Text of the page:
Clint Frazier still dealing with struggles at plate after ‘cool’ catch

For one glorious moment Sunday afternoon, Clint Frazier put his defensive troubles aside and provided a silver lining to an overall rough Yankees day at the office.

Such a moment hasn’t occurred yet for the other side of the left fielder’s game, although Frazier professed confidence that it will soon.

In the eighth inning of the Yankees’ 7-3 loss to the Indians at Progressive Field, Frazier laid out fully to snare Jor dan Luplow’s line drive in the air. It served as quite a “SportsCenter” worthy clip for the 26-year-old, who became a finalist for the 2020 Gold Glove Award yet started this season as poorly with the glove (three outs below average through Saturday) as was with the bat (he’s now at .146/.309/.188).

“It was a cool catch,” Frazier said after the game. “Luplow put a good swing on a good pitch, but the good thing was it was a ball that was lofted in the air, so it gave me time to kind of run after it. I saw it pretty well, and I’m just glad I was able to hold the ball in my glove because it almost came out as I hit the ground.”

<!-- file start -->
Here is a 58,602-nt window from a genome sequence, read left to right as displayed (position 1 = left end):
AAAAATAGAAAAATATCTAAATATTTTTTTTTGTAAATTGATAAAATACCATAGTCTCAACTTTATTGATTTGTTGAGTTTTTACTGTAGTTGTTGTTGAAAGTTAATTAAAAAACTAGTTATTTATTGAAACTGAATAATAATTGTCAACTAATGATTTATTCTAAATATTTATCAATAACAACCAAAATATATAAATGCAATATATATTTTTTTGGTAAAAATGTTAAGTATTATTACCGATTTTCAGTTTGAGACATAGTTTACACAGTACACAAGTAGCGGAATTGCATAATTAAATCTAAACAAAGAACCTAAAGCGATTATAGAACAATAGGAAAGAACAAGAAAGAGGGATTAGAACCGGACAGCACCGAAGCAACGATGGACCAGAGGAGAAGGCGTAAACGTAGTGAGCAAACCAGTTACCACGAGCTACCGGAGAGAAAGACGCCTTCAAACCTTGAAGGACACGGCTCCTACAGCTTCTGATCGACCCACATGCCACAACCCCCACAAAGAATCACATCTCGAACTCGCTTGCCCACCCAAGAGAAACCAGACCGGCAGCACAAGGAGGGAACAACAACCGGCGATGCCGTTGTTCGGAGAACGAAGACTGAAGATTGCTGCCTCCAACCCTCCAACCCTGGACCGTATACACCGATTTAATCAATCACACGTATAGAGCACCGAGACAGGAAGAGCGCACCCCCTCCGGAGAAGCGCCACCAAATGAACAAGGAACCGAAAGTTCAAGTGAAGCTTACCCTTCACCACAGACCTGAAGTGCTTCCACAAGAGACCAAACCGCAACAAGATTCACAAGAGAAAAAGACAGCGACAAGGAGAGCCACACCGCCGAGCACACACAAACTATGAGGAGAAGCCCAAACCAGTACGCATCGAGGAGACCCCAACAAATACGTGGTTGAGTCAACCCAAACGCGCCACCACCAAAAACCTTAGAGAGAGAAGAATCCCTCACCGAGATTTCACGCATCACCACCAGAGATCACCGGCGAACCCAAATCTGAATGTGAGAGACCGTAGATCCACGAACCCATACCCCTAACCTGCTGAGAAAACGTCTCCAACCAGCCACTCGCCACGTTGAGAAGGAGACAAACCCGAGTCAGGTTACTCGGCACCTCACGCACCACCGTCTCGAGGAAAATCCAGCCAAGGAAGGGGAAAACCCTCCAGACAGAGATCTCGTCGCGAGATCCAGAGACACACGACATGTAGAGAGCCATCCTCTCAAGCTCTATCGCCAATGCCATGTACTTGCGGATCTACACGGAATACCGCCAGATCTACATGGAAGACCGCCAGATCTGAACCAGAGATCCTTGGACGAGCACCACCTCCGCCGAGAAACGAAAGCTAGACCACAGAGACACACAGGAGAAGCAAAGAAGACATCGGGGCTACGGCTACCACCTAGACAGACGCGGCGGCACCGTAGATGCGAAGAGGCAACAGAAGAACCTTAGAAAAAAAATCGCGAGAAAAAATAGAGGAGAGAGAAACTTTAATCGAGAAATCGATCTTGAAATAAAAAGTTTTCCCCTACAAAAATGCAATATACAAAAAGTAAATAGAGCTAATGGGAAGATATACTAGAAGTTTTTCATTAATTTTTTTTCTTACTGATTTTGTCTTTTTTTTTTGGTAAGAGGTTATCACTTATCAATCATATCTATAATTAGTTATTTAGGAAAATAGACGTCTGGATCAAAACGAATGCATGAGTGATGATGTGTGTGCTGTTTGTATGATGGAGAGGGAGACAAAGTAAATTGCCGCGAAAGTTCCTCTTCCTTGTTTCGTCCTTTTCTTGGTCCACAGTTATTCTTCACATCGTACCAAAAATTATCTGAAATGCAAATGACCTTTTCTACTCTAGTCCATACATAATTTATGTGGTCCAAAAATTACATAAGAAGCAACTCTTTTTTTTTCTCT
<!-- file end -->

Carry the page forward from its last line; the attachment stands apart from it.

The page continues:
Clint Frazier
Clint Frazier makes a diving catch in the Yankees’ loss to the Indians on Saturday.

Frazier entered this game as a pinch hitter for Brett Gardner in the sixth inning and drew a walk against Cleveland’s righty reliever Cal Quantrill. In the ninth, he grounded out to second base. He has started 15 of the Yankees’ 21 games, and while he said, “I just want to get back in that lineup,” he gave his manager Aaron Boone no public grief for not deploying him more often.

“Obviously it’s not fun to not play,” Frazier said. “But if I were to sit back and say that I deserved to be in there based off the stuff that I’ve been doing at the plate, then I’d be wrong. I think it’s justified. I haven’t given any production out there in left. And if one person can’t, then the next person gets the opportunity. That’s how I got to the situation that I’m in right now.”

To get out of that, Frazier said, he has worked on his timing, on finding one of his “500 different batting stances” that works for him, and he pointed to his frequent walks (six in his last five games) as well as his past success in Baltimore (.326/.367/.804, with seven homers in 13 games), where the Yankees begin a series Monday night, as signs of encouragement.

“I have, in my opinion, one of the fastest bats in baseball, and I’m not using it in the way that everybody knows I can,” Frazier said. “I’m trying to unlock that bat speed again.”

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